Photo from Columbia Records

Illmatic” – Nas

Genre: Rap 

Release date: April 19

In the ‘90s, for years it seemed like the only two rappers that were talked about were 2Pac and The Notorious B.I.G. Yet, rapper Nas made his way into the rap world with his own inventive sound, gritty voice and unapologetic writing. Nas began writing his debut album, “Illmatic,” when he was just 17, and the record later came out when he was 23. As a young adult, most people are trying to figure out who they are and what they want to pursue, but Nas knew who he was and what he wanted to use his voice for at his young age. Similar to 2Pac, Nas specialized in his writing. Nas perfected storytelling with wordplay and emotion, helping his music reach a larger audience. Nas proved he could do more than just write on the song “N.Y. State of Mind,” where he raps on a complex beat that is centered around simple notes. Nas’ storytelling and tone helped make the rapper’s debut add a new flavor to the New York rap scene.


Photo from DGC Records

Weezer” – Weezer

Genre: Rock 

Release date: May 10

Glam, punk, soft and heavy metal are all subgenres of the rock genre, and for decades it felt like alternative bands could only fall into those categories. Yet, it was the California-based band Weezer that broke genre expectations and introduced the sound of nerd rock. Singer and guitarist River Cuomo’s lyrics made it come off that the band lacked communication skills as he started the song “Buddy Holly” off with the line, “What’s with these homies dissing my girl?” One would think that for a rock band, that lyric would drive listeners away, but Weezer mixed dorky lyrics with music inspired by Iron Maiden, KISS and Buzzcocks, which, surprisingly, helped the band gain a huge following. No matter how unserious the lyrics to “Say It Ain’t So” are, it is undeniably a phenomenal song, one that’s almost impossible not to play air guitar to. For a band that has been around for 30 years, Weezer is one of the only groups that hasn’t changed their sound or image. After three decades, the vibe of living in their mom’s basement is still evident, and fans are loving it. 


Photo from Capitol Records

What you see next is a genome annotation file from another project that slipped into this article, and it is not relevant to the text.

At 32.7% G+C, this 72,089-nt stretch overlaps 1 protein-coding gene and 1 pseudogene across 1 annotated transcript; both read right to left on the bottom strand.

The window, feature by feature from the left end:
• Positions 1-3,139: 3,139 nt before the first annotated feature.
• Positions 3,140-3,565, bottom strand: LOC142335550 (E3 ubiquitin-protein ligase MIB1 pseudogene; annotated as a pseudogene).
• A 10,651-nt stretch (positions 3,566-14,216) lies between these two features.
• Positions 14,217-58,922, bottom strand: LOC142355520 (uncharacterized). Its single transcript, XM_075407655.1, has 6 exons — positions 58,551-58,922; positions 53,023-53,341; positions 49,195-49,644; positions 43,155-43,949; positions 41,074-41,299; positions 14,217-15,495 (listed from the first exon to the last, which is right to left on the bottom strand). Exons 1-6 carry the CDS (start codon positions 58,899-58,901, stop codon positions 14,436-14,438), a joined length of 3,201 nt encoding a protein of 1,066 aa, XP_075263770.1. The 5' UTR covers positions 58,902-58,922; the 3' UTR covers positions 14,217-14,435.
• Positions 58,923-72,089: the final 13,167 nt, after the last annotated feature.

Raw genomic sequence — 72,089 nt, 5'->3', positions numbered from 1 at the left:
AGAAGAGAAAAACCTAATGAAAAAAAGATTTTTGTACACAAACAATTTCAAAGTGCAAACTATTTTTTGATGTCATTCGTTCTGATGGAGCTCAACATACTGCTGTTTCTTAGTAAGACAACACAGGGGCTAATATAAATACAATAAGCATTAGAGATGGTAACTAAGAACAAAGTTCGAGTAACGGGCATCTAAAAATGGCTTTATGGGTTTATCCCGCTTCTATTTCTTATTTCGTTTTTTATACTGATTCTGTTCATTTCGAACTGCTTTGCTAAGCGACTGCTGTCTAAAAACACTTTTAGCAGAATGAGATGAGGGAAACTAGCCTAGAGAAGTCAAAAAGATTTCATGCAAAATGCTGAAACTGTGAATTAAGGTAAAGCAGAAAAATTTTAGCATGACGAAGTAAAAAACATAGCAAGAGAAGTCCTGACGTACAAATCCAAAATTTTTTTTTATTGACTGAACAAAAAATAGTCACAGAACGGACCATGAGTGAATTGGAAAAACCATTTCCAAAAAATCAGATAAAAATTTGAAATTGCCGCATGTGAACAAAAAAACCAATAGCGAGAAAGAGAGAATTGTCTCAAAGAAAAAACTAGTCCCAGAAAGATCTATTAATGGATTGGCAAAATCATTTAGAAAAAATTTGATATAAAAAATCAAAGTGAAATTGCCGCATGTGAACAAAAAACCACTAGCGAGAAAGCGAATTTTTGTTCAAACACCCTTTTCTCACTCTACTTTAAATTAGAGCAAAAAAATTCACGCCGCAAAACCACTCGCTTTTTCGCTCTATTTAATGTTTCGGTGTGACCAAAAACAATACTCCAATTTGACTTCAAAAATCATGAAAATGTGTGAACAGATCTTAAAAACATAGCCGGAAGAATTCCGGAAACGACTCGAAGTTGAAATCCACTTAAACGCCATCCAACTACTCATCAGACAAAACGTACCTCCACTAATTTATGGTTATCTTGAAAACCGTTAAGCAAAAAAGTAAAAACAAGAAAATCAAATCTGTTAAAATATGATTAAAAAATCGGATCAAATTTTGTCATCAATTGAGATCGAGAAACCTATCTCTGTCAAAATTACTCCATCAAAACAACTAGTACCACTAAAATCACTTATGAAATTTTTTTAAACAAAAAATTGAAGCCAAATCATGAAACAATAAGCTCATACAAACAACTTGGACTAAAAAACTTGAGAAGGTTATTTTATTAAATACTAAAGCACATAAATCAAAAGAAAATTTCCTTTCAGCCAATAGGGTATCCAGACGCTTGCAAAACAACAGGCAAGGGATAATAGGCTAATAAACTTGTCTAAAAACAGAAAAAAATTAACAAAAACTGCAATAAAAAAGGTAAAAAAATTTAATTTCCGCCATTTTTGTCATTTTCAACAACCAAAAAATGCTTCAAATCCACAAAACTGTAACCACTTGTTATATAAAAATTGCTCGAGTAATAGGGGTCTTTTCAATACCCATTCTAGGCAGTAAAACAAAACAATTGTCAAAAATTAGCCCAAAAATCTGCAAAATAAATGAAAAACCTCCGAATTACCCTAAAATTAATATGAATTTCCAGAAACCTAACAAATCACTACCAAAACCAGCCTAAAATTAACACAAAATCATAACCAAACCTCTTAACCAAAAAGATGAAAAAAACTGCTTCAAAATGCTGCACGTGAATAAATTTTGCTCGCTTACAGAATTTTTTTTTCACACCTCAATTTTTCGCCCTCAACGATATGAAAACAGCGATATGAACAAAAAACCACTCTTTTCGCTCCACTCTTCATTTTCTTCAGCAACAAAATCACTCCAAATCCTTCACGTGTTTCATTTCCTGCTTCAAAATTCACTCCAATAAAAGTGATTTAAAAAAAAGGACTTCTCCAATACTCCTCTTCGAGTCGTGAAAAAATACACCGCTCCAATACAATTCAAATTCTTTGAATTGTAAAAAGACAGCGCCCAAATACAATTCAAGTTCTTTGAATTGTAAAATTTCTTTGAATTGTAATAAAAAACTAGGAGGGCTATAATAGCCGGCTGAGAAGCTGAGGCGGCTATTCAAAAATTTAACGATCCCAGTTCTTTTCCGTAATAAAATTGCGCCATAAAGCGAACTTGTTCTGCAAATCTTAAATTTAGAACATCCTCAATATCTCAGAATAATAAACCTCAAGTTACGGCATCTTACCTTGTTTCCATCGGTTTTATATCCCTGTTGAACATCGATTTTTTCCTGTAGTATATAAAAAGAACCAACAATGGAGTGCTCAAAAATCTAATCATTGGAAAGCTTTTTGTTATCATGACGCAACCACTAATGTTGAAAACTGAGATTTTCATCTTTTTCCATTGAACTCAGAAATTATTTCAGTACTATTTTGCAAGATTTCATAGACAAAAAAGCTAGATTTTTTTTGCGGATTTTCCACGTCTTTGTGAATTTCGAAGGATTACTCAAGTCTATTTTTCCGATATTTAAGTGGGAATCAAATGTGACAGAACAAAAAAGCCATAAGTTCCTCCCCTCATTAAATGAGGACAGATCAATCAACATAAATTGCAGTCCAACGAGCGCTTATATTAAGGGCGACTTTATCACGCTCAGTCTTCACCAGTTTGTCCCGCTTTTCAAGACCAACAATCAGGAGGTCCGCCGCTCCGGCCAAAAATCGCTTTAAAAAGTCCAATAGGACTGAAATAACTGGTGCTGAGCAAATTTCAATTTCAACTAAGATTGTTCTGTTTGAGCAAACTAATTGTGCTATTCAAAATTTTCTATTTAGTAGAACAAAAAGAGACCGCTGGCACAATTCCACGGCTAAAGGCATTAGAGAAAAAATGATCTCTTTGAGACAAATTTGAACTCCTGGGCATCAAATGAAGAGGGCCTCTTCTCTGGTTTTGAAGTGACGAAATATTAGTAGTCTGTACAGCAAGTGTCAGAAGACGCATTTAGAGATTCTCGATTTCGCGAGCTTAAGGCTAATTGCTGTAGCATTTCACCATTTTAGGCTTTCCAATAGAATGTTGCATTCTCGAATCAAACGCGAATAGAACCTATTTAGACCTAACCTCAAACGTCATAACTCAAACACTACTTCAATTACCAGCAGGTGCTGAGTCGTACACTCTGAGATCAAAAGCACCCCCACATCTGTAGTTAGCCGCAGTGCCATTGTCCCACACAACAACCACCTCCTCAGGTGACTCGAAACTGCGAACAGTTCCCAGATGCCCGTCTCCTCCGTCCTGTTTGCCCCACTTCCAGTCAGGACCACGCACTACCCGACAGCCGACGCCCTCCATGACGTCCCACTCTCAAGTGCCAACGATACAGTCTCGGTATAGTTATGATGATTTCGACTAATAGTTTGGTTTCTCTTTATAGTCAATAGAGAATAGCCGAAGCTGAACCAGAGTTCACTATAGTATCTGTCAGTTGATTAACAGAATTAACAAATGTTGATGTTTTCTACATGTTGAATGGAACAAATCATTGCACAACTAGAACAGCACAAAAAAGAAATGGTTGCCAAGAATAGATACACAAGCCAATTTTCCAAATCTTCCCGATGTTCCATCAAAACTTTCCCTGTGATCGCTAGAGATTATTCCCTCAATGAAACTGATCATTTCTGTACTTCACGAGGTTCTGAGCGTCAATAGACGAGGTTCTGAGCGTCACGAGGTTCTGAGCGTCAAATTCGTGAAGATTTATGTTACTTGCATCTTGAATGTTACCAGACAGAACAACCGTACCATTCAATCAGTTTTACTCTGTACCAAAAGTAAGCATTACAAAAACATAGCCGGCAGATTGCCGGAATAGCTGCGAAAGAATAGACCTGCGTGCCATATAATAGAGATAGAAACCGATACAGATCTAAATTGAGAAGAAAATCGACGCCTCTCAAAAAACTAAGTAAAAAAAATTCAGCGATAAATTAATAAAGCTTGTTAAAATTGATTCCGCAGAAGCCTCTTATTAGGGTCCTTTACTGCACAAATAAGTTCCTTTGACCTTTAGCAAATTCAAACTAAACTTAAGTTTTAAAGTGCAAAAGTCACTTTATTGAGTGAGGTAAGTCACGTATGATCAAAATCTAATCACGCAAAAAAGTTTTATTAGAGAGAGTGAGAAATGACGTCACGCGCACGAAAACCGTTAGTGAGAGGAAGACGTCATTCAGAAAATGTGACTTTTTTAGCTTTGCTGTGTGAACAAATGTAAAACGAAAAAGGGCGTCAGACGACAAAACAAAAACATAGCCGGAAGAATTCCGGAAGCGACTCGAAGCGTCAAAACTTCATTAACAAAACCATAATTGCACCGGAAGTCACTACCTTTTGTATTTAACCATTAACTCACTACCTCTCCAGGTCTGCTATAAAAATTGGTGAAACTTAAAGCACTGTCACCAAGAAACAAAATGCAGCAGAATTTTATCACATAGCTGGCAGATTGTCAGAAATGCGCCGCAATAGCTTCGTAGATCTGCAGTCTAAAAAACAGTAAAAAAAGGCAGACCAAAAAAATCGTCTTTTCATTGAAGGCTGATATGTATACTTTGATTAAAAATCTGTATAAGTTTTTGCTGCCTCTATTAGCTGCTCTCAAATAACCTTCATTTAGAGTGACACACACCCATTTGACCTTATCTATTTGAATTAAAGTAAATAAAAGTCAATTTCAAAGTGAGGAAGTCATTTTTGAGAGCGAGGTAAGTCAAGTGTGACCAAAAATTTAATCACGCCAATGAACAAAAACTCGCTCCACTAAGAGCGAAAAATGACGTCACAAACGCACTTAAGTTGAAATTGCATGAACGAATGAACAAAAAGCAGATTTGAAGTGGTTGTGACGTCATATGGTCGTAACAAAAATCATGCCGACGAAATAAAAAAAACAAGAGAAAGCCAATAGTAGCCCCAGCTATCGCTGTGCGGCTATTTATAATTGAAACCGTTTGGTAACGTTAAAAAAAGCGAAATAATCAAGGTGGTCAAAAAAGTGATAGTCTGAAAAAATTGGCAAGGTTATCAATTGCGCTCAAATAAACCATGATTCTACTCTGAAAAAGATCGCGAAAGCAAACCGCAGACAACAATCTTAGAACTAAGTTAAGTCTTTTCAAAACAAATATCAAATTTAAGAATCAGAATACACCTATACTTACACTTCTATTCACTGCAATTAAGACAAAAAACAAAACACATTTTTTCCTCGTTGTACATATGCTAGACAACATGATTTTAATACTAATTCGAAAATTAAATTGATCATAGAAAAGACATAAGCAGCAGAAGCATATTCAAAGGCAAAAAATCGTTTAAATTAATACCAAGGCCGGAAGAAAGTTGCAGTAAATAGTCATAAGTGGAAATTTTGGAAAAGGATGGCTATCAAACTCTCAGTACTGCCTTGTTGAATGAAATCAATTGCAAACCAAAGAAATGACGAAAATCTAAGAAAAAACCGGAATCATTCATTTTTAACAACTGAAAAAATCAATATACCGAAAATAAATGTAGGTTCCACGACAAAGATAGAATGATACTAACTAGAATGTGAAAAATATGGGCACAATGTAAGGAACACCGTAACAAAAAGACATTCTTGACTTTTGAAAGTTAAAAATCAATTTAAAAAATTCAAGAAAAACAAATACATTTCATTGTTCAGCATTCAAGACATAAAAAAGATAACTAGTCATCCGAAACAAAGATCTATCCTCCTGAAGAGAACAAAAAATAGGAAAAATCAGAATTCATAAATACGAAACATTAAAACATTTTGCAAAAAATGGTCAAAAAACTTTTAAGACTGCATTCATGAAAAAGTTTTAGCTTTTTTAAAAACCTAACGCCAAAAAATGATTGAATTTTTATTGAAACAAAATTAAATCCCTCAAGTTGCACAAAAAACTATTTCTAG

Ill Communication” – Beastie Boys

Genre: Hip-hop/Rap/Rock

Release date: May 31

In the ‘80s, the Beastie Boys were ridiculed for their misogynistic lyrics and “frat boy” image. Yet, their fourth album, “Ill Communication,” challenged critics because of its uncharacteristically mature themes. Beastie Boys was one of the first bands to cross the boundaries of mixing punk and hip-hop, and the rap group shocked audiences after they included jazz in “Ill Communication.” The album is overall infused with jazz but still includes the same bratty punk beats and tongue-in-cheek lyrics that made the group famous. Oftentimes, fans forget that the Beastie Boys were rooted in the punk scene and grew up seeing the Ramones and Minor Threat —  two leading inspirations in the alternative scene. The rap group returned to their original hardcore sound on “Tough Guy,” which could easily pass as an early Black Flag song. Though, “Sabotage” worked as a blend of both their punk and hip-hop sound and became one of Beastie Boys’ biggest hits. Even though “Sabotage” is nothing short of a perfect Beastie Boys song, it overshadows “Get It Together,” which is a duet with legendary rap group A Tribe Called Quest Q-Tip. Despite A Tribe Called Quest and Beastie Boys having very different styles of rap, the reason why the combined sound flowed so effortlessly was because the Beastie Boys were not trying to outdo Q-Tip, and that the admiration for the icon was clearly present. Although “Ill Communication” was a turning point for the Beastie Boys musically and personally, the group didn’t lose their iconic sound that fans craved.


Beastie Boys


Photo from Columbia Records

Grace” – Jeff Buckley

Genre: Rock 

Release date: Aug. 23

At a time when musicians were trying to imitate the famous grunge sound, Jeff Buckley released “Grace.” The album was so isolated from the expected rock sound in the ‘90s that the record could have passed as being released in a different era. “Grace” is stunningly beautiful and almost too good to be true. This feeling is brought to light by Buckley’s vocal intensity, which sends immediate chills. Buckley demonstrates a technical and emotional vocal range that leaves you wanting more. Famed singers Robert Plant, Paul McCartney and Bob Dylan praised “Grace” and Buckley’s technique, but Rolling Stone gave the album a poorly aged three stars in 1994. The magazine tore apart Buckley’s now-famous cover of Leonard Cohen’s “Hallelujah” and insinuated that Buckley wasn’t sure of the sound he wanted to project. It’s fair to say that Buckley’s pain-filled voice can be intimidating at times as he jumps around multiple ranges, but the singer’s pure talent and emotion-drenched “Grace” made for a complex record. After the singer’s unexpected death in 1997, “Grace” was forgotten about for decades. Thankfully, 30 years later, when Gen Z started discovering Elliot Smith and Fiona Apple on their own, Jeff Buckley entered the discussion. After rediscovering the late singer, people appreciated the album for its melodic sound and Buckley’s distressing writing style. The song “Lover, You Should’ve Come Over” gained a lot of attention from TikTok and was the song that skyrocketed Buckley into the fame he deserved in the ‘90s. Other hits like “Forget Her,” “So Real” and “Last Goodbye” solidified “Grace” as being a near-perfect album that was unfortunately ahead of its time. In 2023, Rolling Stone reevaluated their critique of “Grace” and rightfully listed the record at 147/500 on their “The 500 Greatest Albums of All Times” list.


Photo from Creation Records

“Definitely Maybe” – Oasis